Space Adventure Cobra is a really awful SEGA CD game adaptation of one of my favorite manga/anime series. Written by Buichi Terasawa, the series are about the exciting exploits of Cobra, a wise-cracking, arrogant, cigar-chewing space pirate whose most potent weapon is a “psychogun” concealed in his left arm. In more than two decades since his inception, Cobra has attracted a sizable and loyal fanbase, especially in Asia and Japan. As a fan who grew up watching Cobra on TV (which turns out to be one of the few anime series that are better than manga originals), it’s hard for me to say this: Space Adventure Cobra is a horrendous game. One would think a blockbuster license like Cobra in the hands of reputable Japanese developer like Hudson Soft would guarantee a great game, but the result is the opposite. |
Space Adventure Cobra is an adventure game similar to Konami’s excellent cyberpunk adventure Snatcher. But as with many other bad games, Cobra is a result of horrible implementation that can’t save a great concept and premise.
The graphics (especially the animated cut-scenes) are quite good and the story isn’t that bad. You start the game with Cobra sauntering into a bar, looking for his curvaceous robotic partner. The game then goes downhill very quickly as you read atrocious writing and hear even worse voice acting. Unlike Snatcher where some thinking is actually required to proceed, Space Adventure is so ludicrously easy that it doesn’t deserve to be called a “game.” Similar to many Hentai games, there are usually two things you can do: LOOK at various things, and THINK about different subjects. You often have to LOOK and THINK the same thing (ie. word) several times before something actually happens.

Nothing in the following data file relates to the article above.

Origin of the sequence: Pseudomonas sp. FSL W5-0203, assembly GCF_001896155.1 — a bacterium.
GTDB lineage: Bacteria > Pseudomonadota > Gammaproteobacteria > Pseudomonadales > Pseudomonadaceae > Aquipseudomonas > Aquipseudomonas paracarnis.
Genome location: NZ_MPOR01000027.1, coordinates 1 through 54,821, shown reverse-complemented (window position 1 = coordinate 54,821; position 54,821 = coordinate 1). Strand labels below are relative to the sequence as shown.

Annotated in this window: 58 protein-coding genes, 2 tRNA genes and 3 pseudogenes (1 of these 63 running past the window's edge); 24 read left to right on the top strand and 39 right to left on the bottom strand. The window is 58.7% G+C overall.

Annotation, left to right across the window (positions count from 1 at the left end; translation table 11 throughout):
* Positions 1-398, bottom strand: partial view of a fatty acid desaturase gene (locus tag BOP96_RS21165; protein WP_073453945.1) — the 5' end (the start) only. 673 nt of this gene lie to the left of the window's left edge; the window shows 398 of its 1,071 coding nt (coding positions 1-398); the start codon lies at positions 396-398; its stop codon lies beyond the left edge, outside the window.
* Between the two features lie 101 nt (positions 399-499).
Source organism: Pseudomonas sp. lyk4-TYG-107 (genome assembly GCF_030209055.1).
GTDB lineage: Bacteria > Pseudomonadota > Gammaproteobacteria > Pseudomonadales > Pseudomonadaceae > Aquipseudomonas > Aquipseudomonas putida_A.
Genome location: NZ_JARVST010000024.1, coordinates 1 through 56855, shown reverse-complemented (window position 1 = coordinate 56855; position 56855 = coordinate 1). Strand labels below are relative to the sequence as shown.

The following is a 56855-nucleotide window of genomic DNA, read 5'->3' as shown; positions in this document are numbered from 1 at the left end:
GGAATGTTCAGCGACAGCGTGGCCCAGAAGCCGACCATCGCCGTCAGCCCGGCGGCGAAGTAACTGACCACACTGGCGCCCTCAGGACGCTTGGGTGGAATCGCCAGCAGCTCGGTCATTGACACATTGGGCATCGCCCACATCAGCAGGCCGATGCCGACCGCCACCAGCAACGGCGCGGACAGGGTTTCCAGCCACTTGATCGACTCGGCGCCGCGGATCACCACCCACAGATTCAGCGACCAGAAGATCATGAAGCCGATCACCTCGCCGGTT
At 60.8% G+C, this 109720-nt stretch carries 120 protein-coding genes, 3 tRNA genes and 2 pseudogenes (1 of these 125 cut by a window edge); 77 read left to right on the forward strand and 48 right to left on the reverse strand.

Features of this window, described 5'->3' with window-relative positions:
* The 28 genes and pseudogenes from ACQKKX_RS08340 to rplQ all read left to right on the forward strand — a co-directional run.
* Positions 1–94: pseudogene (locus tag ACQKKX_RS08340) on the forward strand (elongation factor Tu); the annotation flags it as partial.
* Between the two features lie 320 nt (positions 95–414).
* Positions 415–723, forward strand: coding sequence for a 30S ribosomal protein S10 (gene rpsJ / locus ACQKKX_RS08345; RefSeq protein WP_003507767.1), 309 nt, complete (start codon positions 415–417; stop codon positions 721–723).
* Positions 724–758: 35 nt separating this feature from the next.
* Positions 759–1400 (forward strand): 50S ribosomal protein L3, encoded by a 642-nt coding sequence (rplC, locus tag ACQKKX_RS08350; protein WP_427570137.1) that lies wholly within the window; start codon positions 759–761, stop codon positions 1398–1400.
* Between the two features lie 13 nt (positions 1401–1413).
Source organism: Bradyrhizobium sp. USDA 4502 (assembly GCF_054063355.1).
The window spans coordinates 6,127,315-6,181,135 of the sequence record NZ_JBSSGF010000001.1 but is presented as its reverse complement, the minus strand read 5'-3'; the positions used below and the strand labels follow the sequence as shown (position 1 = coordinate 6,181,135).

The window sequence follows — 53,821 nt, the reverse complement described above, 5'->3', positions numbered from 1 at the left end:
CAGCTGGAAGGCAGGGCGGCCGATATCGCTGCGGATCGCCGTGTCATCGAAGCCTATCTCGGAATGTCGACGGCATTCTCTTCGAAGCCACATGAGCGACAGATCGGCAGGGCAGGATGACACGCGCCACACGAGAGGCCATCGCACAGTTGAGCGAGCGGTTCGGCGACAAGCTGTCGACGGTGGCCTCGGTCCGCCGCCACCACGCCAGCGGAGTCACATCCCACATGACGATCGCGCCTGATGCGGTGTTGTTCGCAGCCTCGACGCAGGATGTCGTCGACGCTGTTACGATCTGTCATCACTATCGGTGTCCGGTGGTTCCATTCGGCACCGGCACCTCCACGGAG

The game contains a large number of locations, but most of them are so empty that it’s more boring than fun to walk around. Cobra’s spaceship for example spans many screens, most of which have nothing of interest. Combat is similarly mundane: Hudson Soft squanders the chance to add some challenge to this game by making it multiple-choice – you just choose whether to kick, punch, or psycho-gun your enemies. Your choice has no impact on gameplay as far as I can tell, because I always win no matter what I pick.
The only saving grace of this game is the storyline, which is somewhat interesting, although far from the quality of the best Cobra episodes on TV. True to the manga’s raunchy art and seventies sci-fi feel, there is more than a few scantily clad women in the game, and Cobra isn’t shy about telling you his opinions. If you are offended by sophomoric sense of humor, stay clear of this game. But if you can tolerate it as a part of Flash Gordon-style sci-fi, you’ll have some fun following Cobra around the seventh galaxy.
As a game, Space Adventure Cobra is really bad. If you can stomach hours of boring, repeated-click-to-advance-story kind of gameplay with no challenge whatsoever, you’ll find a decent space opera anime underneath. Fans of the manga/anime series like me will probably torture ourselves to finish the game just to see how it ends, but you won’t miss much if you decide to pass this one up. Some underdogs are rare because not many copies were printed despite being good games, while some others are rare because they are such terrible games not many people wanted to buy them. Space Adventure Cobra is the latter case. Avoid at all costs, and check out the original anime series instead if you are interested in the story. The fact that it was based on one of my favorite anime series and a half-decent story are the only things saving it from the Real Dog status here.
Reviewed by: Underdogs